• I actually own a cocoon liner and a fleece bag that I use on its own in the hot summertime! I’ve been meaning to revisit this post. Back then I needed a proven but cheap (less than $100) bag that could take me out late into November and early in March, basically into the 20s. That bag works great for that purpose, and was cheap. But it’s heavy and not very packable. I’ve been reviewing other options and I think I’m going to try out a quilt sometime soon. I’m hesitant to buy down because of the money and because of the humid and wet conditions we often experience out here (nothing like you, but still tough for down). Maybe someday I’ll pull the cash together and go for it…I would like to have the option of bringing a down bag on any given trip, but I don’t want it to be my only option.

      • Hope I’m not bothering you, I love hiking, and I also love talking gear…

        They make “hydrophobic down” now. I’m not sure if it’s a DWR treatment (which maybe you could do at home?) or something more intense. I’d love to try it out, but I’m kind of skeptical. I love the idea of how small you can get a down bag in your pack, but I don’t really love the cost of the stuff!

        Also if you ever try it, I hear people saying in the summertime they’ll leave their sleeping bag at home and take a bag liner instead. I’d love to know how well that works, but most of the places I’ve camped recently are a bit too cold for that.

      • Hey, it’s great that you’re interested in my blog and chatting up the com box. I had this site back in 2010 with Google and let it die for 3 years, and am just now resurrecting it on So you’re helping me get things going!

        I’m also skeptical of the waterproof or hydrophobic down. As I understand it different companies use different treatments, but they all treat the feathers themselves as opposed to the liner/cover. Until it’s more mainstream (and cheaper!) I doubt I’ll buy one. Hell, I doubt I’ll be able to afford a down bag anytime soon anyway!

        I grew up in NC and would never take a real sleeping bag out in the summer. At camp, on the trail, on kayaking trips, everywhere I took my cheap, $12 Coleman fleece liner. I finally threw it away two years ago and replaced it (now $17 It worked great for me, but that was in North Carolina, in the hottest months of the year (May-August). Only on one occasion was I cold — in Grayson Highlands State Park in Western Virginia. It’s near VA’s highest peak, Mt Rogers, and we were on an open bald. The wind blew straight through our tent and it was chilly. Other than that the fleece liner worked great.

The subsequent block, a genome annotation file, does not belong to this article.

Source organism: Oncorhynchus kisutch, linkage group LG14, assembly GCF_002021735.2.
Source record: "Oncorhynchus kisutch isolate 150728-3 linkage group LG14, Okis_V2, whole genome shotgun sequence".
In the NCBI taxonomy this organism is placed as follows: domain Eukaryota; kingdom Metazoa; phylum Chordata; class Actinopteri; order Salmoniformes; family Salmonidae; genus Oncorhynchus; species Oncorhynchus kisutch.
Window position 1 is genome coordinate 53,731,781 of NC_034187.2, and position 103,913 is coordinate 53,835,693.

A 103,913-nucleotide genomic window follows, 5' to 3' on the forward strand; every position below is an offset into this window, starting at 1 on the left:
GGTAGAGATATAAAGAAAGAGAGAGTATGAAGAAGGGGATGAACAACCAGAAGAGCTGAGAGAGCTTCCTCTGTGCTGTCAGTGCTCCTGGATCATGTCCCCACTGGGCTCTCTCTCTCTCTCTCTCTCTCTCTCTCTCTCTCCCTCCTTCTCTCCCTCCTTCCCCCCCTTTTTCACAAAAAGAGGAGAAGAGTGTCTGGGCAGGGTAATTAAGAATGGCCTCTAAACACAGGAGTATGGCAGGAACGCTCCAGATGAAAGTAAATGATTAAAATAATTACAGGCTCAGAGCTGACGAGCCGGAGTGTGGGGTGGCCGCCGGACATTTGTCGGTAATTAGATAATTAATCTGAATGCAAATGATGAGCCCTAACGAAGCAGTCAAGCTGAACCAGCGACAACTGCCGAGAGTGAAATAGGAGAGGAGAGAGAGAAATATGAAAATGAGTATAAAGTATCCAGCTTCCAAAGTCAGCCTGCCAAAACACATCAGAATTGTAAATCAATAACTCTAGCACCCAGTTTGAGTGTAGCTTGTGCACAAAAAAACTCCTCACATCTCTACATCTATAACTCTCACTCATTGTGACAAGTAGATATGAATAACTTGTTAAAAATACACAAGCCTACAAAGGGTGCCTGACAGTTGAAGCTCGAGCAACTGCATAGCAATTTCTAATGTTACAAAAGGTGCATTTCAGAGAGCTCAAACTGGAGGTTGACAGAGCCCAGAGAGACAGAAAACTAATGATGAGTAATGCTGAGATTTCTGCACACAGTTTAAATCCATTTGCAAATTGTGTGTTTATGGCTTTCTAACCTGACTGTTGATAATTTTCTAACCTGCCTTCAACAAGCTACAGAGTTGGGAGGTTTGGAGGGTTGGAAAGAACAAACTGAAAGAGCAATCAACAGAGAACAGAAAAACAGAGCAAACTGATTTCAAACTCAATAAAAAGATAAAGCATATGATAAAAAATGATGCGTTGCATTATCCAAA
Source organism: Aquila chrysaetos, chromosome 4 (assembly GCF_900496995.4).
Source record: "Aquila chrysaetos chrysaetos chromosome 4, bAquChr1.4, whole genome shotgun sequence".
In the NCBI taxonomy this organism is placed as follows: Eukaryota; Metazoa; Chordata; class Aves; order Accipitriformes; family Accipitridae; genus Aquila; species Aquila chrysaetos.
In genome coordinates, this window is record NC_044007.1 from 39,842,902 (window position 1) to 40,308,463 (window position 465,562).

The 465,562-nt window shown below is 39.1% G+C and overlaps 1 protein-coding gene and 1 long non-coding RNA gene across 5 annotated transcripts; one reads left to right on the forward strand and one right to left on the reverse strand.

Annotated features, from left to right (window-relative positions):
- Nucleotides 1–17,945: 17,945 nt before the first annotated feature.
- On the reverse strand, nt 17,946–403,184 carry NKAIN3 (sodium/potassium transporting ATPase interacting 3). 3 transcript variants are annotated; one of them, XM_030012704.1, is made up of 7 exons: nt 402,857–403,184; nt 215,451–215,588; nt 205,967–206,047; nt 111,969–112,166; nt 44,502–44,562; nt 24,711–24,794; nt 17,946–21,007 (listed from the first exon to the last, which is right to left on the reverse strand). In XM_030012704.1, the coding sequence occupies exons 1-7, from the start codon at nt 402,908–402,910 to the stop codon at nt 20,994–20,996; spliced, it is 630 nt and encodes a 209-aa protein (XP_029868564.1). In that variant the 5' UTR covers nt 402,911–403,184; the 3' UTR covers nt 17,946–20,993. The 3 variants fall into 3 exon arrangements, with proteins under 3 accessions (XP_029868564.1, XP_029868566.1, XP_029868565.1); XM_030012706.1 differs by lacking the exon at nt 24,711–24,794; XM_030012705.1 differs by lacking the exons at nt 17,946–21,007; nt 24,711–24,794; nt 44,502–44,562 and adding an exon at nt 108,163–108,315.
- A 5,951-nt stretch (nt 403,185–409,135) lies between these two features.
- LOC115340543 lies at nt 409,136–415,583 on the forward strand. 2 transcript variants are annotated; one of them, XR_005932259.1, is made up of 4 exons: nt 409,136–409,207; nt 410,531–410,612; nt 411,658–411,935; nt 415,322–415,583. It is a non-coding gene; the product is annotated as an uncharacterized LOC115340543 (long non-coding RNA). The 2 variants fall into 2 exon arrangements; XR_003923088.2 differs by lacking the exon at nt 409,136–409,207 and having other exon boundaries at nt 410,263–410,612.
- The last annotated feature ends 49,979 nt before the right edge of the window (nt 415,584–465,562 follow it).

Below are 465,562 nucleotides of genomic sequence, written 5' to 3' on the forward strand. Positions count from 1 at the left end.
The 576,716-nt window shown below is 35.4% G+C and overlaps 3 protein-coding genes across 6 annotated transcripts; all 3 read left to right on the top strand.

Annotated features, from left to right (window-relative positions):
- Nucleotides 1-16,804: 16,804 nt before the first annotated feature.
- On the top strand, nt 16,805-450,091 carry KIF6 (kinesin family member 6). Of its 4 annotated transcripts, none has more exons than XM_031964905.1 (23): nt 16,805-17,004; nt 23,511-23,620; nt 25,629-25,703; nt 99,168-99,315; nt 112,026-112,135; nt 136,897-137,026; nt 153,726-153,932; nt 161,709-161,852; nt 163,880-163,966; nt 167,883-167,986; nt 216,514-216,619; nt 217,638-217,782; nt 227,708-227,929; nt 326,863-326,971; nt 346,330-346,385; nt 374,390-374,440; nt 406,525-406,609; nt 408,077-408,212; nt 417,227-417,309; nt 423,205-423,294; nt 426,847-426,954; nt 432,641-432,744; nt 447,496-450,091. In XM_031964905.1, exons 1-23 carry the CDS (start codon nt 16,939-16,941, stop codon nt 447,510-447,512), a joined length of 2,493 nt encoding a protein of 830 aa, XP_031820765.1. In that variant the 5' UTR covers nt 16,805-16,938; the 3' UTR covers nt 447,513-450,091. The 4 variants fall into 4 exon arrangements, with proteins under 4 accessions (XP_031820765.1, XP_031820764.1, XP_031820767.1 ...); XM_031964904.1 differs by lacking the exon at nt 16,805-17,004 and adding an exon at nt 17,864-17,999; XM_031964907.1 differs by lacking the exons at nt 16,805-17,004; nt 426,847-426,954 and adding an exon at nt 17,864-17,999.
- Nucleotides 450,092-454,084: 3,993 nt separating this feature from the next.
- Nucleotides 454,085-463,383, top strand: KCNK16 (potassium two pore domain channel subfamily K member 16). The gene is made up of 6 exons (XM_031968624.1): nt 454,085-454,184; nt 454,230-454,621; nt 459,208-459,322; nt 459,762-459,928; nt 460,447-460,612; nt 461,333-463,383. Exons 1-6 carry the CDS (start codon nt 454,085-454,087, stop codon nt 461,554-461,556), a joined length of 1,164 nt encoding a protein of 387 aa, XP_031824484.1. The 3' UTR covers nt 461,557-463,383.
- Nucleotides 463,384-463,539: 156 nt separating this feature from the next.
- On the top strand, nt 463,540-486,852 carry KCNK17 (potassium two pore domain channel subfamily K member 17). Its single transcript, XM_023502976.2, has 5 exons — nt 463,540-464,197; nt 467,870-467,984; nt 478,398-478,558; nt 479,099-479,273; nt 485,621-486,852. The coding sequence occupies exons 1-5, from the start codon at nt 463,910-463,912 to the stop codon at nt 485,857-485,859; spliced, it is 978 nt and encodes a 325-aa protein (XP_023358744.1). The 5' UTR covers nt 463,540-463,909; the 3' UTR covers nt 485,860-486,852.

I would pack a 30 degree bag for the rest of the year…it rarely got below 20 degrees even in the middle of winter. Up here in PA, though, I’ve found that camping in January requires a much warmer bag. I took a 0 degree bag out 3 winters ago and it got down to negative 6. I could tell the point in the middle of the night when it got colder than my bag’s rating…I’ll never forget that night. The following night was 4 above, and I slept much warmer.

Leave a Reply

Fill in your details below or click an icon to log in: Logo

You are commenting using your account. Log Out / Change )

Twitter picture

You are commenting using your Twitter account. Log Out / Change )

Facebook photo

You are commenting using your Facebook account. Log Out / Change )

Google+ photo

You are commenting using your Google+ account. Log Out / Change )

Connecting to %s